Why are any of these ships out here anyway, Commander Zen-Pram wonders? As far has he knows, neither group has any reason to fly this close to the Absolom Sector. Mar-Vell interrupts his train of thought and asks for permission to engage the Skrull warships. Why, Zen-Pram asks? Did Mar-Vell forget they are currently engaged in a vital, stealth mission? Mar-Vell reminds his commander of the important trade relations maintained between the Kree and the Shi’ar. Besides, the Kree are already at war with the Skrulls; is it not then their duty to destroy the enemies of their empire? He only wants one fighting unit, and the Pama can remain cloaked and hidden in a safe location. Commander Zen-Pram considers his proposal for a moment. Very well, he finally says. Elated, Captain Mar-Vell throws on his green and silver battle suit, tells Yon-Rogg to ready a fighting squad, and heads for the airlock. Colonel Yon-Rogg scowls at him as he leaves; as he sees it, Mar-Vell, the “People’s Hero”, is only doing this for the glory.
Mar-Vell and the Gamma Squad immediately disengage from the Pama. They do not take ships into battle. Instead, they fly, with no protection other than their battle suits and no weaponry other than their guns. Mar-Vell informs his crew of their prime directive: to free the boarded Shi’ar scout ship without revealing the presence of the Pama. “I want the Skrulls beaten before they even know we’re here!” he says.
One of Mar-Vell's men gasps at the sight of a fiery being flying above the fray. Mar-Vell, disappointed his soldier has not properly studied the available intelligence on the Shi’ar, informs his man that the fiery being is none other than Starbolt of the Shi’ar Imperial Guard! That explains how a single Shi’ar scout ship managed to stave off a superior Skrull force, Mar-Vell supposes. After ordering his men to uplink to Pama’s battle archives for on-demand tactical updates, he initiates a landing on the breached Shi’ar ship. Up ahead, he sees a hull breach, through which they can board.
Mar-Vell and the Gamma Squad fight swiftly and decisively. They ambush the Skrulls on the ship’s exterior, but one of them catches Mar-Vell off-guard and punches him to the ground. The shape-shifting Skrull then mounts the “filthy Kreeman” and, while holding him by the throat, taunts him and his race’s futile alliance with the Shi’ar. Before he can deliver the coup de grace, however, Mar-Vell grabs hold of his pistol and fires it into the Skrull’s face, killing him.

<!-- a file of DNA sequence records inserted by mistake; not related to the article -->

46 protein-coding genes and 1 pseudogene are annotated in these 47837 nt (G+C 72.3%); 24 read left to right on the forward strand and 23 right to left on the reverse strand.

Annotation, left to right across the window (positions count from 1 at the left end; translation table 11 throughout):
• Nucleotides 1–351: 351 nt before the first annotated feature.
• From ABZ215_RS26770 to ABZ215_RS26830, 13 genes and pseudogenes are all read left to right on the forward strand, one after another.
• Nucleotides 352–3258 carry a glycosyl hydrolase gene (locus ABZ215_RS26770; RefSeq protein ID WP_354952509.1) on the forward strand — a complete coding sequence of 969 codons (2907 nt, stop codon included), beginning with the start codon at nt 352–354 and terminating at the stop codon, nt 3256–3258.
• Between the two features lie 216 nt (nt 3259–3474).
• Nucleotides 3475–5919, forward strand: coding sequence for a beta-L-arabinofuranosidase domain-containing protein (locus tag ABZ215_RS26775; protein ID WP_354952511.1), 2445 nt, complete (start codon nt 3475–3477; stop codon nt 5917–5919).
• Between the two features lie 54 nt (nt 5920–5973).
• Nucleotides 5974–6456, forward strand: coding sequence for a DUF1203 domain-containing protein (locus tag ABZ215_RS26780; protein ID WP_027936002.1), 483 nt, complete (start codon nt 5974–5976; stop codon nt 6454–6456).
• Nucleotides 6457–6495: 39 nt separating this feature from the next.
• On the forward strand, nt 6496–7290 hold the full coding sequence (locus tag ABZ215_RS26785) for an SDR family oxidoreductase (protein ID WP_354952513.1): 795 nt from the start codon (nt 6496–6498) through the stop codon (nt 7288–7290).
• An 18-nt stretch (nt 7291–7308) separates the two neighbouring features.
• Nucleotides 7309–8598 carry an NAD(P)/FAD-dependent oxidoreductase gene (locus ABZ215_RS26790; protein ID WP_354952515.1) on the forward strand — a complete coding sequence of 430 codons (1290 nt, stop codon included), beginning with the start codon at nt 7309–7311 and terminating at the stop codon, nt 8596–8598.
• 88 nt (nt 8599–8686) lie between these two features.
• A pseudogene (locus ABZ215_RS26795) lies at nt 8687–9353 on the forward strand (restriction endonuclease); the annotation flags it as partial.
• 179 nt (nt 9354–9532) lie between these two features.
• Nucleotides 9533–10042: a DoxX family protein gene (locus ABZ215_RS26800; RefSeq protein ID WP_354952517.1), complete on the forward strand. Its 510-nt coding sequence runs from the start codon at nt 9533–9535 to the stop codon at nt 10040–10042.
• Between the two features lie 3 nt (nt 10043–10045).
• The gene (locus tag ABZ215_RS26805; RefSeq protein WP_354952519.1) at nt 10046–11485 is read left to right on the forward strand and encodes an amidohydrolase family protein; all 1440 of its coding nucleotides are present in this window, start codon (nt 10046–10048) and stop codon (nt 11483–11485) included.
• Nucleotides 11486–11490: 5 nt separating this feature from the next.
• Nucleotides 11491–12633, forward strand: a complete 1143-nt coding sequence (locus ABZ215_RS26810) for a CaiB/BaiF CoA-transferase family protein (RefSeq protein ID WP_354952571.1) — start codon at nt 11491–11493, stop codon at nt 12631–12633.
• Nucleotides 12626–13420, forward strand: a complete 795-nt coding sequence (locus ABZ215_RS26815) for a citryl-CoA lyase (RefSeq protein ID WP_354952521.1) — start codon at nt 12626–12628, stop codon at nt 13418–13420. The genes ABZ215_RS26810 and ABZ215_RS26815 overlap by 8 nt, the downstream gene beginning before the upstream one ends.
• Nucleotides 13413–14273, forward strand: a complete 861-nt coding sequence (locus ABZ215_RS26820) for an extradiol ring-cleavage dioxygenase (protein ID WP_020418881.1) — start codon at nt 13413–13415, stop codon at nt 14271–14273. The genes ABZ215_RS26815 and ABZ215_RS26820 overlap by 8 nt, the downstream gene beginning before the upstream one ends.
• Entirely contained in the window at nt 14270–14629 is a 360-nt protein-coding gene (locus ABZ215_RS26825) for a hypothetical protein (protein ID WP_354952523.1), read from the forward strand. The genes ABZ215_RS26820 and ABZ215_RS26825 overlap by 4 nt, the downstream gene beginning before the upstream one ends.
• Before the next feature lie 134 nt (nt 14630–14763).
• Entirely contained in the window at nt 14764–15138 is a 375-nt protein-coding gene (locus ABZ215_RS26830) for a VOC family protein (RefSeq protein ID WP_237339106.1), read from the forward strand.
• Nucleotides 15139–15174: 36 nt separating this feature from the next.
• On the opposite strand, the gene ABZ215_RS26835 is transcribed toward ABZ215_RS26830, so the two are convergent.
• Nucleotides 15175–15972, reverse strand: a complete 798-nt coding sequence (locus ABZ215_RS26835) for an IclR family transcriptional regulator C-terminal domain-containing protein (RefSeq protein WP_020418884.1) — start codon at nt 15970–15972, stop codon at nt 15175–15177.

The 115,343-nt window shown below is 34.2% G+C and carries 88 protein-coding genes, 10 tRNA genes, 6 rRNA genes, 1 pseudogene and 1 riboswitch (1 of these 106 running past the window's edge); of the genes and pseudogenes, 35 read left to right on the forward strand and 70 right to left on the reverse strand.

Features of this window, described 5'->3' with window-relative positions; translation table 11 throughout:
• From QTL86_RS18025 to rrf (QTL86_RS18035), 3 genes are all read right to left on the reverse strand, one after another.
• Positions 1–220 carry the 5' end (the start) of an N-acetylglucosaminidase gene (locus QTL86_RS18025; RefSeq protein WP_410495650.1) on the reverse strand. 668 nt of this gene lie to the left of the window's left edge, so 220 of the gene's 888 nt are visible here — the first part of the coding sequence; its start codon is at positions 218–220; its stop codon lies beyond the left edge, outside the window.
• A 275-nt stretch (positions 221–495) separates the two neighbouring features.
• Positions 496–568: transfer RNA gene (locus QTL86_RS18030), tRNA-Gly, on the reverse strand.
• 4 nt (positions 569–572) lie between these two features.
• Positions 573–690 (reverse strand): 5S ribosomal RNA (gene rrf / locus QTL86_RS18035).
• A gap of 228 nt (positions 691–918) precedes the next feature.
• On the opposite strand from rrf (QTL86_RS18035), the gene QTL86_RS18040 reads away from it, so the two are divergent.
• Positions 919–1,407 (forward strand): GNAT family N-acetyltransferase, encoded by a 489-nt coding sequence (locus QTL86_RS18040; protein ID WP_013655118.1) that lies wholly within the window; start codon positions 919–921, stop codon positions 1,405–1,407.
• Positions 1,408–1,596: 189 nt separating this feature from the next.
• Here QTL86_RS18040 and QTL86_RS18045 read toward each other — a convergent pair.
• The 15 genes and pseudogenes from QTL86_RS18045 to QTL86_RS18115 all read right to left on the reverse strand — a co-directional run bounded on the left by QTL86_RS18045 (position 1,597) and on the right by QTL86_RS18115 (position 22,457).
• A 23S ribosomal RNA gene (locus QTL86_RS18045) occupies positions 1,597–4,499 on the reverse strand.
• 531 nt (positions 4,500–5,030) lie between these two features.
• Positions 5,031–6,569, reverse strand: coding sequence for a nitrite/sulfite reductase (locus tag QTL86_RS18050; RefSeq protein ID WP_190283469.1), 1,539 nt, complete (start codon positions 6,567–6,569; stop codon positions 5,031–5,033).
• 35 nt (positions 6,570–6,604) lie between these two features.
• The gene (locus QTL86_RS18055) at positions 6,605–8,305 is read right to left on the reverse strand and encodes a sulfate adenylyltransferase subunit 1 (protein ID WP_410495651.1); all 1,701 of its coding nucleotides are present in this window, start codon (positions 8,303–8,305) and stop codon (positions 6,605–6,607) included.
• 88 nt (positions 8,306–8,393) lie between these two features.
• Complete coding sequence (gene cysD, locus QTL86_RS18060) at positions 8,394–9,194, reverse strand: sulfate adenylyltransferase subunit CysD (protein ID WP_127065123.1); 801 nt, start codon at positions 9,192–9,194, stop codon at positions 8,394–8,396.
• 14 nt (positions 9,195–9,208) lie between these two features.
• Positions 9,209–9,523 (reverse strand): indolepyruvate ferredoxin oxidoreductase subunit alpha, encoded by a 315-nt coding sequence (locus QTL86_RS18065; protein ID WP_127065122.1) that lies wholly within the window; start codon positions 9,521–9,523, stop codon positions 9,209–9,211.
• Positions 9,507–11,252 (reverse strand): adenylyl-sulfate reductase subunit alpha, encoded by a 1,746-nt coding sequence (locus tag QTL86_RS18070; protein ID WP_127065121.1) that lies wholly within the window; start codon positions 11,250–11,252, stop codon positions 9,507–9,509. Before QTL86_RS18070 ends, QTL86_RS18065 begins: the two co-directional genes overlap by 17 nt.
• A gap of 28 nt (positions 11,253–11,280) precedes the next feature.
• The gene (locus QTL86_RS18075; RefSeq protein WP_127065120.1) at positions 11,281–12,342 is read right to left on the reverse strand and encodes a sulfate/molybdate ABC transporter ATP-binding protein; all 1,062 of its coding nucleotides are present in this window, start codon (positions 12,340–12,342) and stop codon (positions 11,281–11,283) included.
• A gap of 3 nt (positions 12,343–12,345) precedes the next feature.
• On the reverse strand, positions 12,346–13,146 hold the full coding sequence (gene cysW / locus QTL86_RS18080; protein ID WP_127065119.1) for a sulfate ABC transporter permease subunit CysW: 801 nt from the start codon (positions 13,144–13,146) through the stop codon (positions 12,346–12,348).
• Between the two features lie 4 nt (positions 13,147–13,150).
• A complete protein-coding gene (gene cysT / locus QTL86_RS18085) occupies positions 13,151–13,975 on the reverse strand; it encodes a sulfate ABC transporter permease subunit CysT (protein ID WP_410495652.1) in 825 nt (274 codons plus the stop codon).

With the exterior Skrull forces defeated, Mar-Vell and the Gamma Squad proceed to the breach in the hull and catch the rest of the invading Skrulls off-guard. Once inside, Mar-Vell joins forces with the Shi’ar warriors, about whom he asks the Pama computer for tactical readouts. The computer reads to him its descriptions of each of the warriors, all members of the Shi’ar Imperial Guard: Fang, Oracle, and Smasher. The combined force of the Shi’ar and the Kree proves formidable; the Skrull captain orders his troops to fall back. Once at a safe distance, however, the Skrulls reorient their gunblock, a large, obviously powerful weapon, and fire it at Mar-Vell and Fang. The shot, and its fallout, appear to be fatal.
Fortunately, appearances can be deceiving. Fang and Mar-Vell safely crouch behind a nearby set of boxes. Close call, Mar-Vell says. Fang, meanwhile, overhears the Skrull captain ordering his men to turn the gun toward the command center. They mustn’t penetrate the door, Fang cries! Mar-Vell swears on his honor to protect the Shi’ar regent. He leaps out from behind the boxes and, just like a cannonball, hurls himself into the gunblock, completely obliterating it.
The Skrull Captain’s jaw drops as he watches the destruction of his unit’s primary weapon. Enraged, he marches over to the injured Captain Mar-Vell and draws his gun. “Wounded, are you?” he asks with mockery. He points his gun in Mar-Vell’s face, and while in the process of telling him his injuries will soon become the least of his worries, something pierces him from behind. A spike emerges from his chest, and he drops dead.
Captain Mar-Vell, still dizzy from the impact, looks up to see who, or what, saved him. He realizes the door to the command center has opened. Does that mean his savior is… the Shi’ar Empress? “Empress?” his intimidating, female rescuer says. “No, not yet. I am Deathbird!” The fierce, avian warrior draws her blade out from the Skrull’s back and lets the blood drip to the floor. “But as for the future, my fine, Kree warrior… who can say?” Mar-Vell stares at her for a moment as she speaks. Then, his vision blurs. Then, he passes out.